Women in Weed: How Female "Cannapreneurs" Are Breaking the Grass Ceiling
Fact: the cannabis bud is female.
If you're not already entrenched in botanics, you should know that this is the best part of the plant, which can be smoked or vaporized for a variety of delightful effects—so it's pretty safe to say that women and weed were always meant to be.
When recreational cannabis first became legal in certain US states, there was a trickling of new female-run brands that revolutionized the market by catering to the long-disregarded community of tokeresses. The latter suddenly had a range of beautifully-crafted essentials they had been yearning for; trendy stash bags, lighter cases, ceramic pipes, you name it. Weed has always been considered a "dude" thing... but gone are the days of Bart Simpson bongs, as the #womeninweed movement continues to swell. All to say, female cannapreneurs are throwing their hats into the smoke ring, making their mark on the male-dominated cannabis industry, flipping the stigma, and rebranding pot. Here's the low-down.
What's awesome about this burgeoning new market
For starters, female entrepreneurs have strategized ways to weave in the self-care boom, making cannabis more approachable as a wellness essential. Creams, oils, lubricants, makeup, candles and so much more have gone green. And of course, weed accessories have undergone a major makeover, combining fashion with function. Have you seen Laundry Day's sleek hand-blown glass pipes? Or Jane Parade's tongue-in-cheek graphic tees? There’s a wealth of gems to discover.
So why has this boom of female-centric items appealed to so many, you ask? Attention to detail and respect for highnesses of hemp are everything.
Cannapreneurs making their mark
They saw a need, they’re fulfilling it. Women across the US—and now Canada, where cannabis is federally legal—have come out in droves, contributing their own unique ideas and products that are empowering, not intimidating.
Take Camille Chacra, a former journalist and PR consultant who went on to launch Allume (which means “light up” and “lit” in French) in April 2018. The Montreal-based online shop offers high design accessories and a subscription box aptly named the “Chill Box.”. It was created with the intention of helping women elevate their experiences with weed. As a patient, Camille always had a hard time finding understated, non-kitschy cannabis lifestyle essentials —so she took matters into her own hands and curated a unique collection of pieces from established and emerging brands. What’s more, Allume serves to promote inclusivity, repping and engaging with women from all walks of life; not merely bikini-clad "stoner chicks" taking bong rips on Insta stories. We’re talking ganja mommies, entrepreneurs, doctors, lawyers and more—women of all backgrounds. Above all, their mission is to offer women an engaging and safe online space where cannabis can be celebrated. Allume has established itself as a relatable, accessible brand, which has fostered what Camille calls a community, not just a demographic.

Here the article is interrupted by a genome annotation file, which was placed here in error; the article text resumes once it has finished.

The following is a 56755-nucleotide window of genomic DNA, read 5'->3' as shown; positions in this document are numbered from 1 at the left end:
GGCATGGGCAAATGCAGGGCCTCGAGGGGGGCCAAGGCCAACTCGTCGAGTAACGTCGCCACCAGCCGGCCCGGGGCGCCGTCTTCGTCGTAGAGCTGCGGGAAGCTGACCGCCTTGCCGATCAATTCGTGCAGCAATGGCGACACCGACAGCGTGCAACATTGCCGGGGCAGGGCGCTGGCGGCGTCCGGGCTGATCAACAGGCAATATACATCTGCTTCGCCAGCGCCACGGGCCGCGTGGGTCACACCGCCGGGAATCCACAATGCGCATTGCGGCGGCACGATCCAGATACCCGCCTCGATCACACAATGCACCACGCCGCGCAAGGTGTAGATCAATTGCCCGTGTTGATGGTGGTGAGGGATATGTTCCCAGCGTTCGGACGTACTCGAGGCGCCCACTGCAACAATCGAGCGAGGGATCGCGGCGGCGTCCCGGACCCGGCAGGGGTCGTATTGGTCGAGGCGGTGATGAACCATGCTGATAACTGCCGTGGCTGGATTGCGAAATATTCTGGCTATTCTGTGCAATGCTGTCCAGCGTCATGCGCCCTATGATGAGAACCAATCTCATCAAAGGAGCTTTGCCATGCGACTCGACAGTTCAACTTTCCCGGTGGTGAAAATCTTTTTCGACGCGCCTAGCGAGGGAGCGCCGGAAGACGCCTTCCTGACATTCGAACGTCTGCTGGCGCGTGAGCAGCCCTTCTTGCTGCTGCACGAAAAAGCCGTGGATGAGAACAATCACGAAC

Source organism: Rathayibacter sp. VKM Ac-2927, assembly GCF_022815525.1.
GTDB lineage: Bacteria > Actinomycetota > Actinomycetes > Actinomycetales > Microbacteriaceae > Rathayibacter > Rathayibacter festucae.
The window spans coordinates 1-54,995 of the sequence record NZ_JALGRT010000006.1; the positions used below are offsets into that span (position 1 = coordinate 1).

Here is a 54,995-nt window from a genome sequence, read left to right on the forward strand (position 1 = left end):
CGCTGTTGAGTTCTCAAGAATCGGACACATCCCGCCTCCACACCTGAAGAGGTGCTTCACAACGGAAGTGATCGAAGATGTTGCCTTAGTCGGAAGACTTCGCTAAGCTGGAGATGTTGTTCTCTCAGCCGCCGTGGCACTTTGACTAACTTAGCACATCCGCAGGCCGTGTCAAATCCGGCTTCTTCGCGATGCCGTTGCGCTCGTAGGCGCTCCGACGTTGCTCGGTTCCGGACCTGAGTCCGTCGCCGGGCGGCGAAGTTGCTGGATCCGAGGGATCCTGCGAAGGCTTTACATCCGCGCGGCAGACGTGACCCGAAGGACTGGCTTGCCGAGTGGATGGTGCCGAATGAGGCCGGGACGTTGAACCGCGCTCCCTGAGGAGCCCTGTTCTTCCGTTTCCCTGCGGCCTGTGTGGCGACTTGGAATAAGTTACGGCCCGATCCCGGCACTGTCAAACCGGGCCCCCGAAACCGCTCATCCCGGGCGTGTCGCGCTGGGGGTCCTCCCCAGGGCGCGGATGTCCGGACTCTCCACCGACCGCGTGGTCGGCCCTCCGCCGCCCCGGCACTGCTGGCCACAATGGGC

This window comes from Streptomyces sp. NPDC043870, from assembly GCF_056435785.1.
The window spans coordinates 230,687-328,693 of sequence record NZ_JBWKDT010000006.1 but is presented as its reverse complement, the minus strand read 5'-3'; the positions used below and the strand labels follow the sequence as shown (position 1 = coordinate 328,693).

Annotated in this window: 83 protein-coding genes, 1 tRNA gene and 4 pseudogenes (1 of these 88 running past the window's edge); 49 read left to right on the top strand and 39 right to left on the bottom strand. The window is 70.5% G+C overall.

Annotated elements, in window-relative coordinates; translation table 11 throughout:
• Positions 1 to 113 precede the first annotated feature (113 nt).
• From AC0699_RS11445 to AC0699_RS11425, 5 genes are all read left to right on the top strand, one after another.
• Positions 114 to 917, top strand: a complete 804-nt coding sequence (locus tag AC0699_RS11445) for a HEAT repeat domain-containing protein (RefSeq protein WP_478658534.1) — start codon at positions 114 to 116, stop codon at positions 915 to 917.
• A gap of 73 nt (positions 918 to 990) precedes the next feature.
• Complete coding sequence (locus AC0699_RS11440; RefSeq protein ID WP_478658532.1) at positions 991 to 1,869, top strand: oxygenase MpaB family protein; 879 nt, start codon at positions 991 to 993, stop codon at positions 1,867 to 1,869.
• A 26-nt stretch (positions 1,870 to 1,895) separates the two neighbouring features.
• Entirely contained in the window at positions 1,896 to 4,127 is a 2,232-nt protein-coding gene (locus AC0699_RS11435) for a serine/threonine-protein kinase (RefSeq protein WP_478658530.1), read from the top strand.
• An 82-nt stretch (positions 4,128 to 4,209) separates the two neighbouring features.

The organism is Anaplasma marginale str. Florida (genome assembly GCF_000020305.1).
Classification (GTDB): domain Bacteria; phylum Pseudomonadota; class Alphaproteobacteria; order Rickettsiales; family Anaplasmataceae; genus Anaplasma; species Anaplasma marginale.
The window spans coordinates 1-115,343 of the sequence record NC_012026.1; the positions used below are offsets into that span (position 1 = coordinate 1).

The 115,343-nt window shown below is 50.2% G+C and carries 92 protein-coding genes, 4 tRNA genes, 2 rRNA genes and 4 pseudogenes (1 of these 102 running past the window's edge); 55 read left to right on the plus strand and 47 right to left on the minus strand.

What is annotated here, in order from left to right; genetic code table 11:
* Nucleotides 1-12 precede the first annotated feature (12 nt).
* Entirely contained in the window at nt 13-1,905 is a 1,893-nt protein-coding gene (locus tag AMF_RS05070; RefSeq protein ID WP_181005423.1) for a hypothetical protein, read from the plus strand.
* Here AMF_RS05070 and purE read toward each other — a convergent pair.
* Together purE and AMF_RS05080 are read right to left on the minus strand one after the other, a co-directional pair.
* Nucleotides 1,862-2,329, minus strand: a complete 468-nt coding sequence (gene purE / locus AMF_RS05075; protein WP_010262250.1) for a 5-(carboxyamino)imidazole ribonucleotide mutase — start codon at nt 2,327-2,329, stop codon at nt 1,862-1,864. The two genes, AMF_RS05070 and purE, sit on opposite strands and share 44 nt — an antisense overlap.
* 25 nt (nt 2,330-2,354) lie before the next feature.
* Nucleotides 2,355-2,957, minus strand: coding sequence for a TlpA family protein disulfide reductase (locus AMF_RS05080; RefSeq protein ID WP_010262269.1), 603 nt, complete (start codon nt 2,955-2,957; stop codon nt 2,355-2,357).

Another entrepreneur contributing to the #womeninweed movement is Hoboken-based Alexis Rosenbaum, founder of Rosebud CBD. Like many, she suffers from anxiety and found that CBD oil was the perfect holistic treatment. In case you don’t already know about this justified wellness craze, CBD is “cannabidiol,” the non-psychoactive component in weed, which helps manage stress, soothe pain and far more. Alexis and Rosebud have also been successful in connecting with women through their platforms and products, making CBD the new self-care staple people are proud to share and recommend.
The future of weed is female
It’s clear to see that women are leading the charge for a more thoughtful cannabis industry and culture, unleashing the positive potential of the plant. Entrepreneurs like Camille, Alexis and many others have used their personal relationships with pot to create genuine brands that establish real connections. So what’s in store for women in weed? There’s a ton of potential, so expect to see a continuous stream of companies emerging with innovative new ideas that speak directly to tokeresses.
And while there aren’t nearly enough female CEOs and board directors, industry bigwigs and advocates forecast that women are slated to dominate the cannabis industry as it continues to flourish. Puff on that.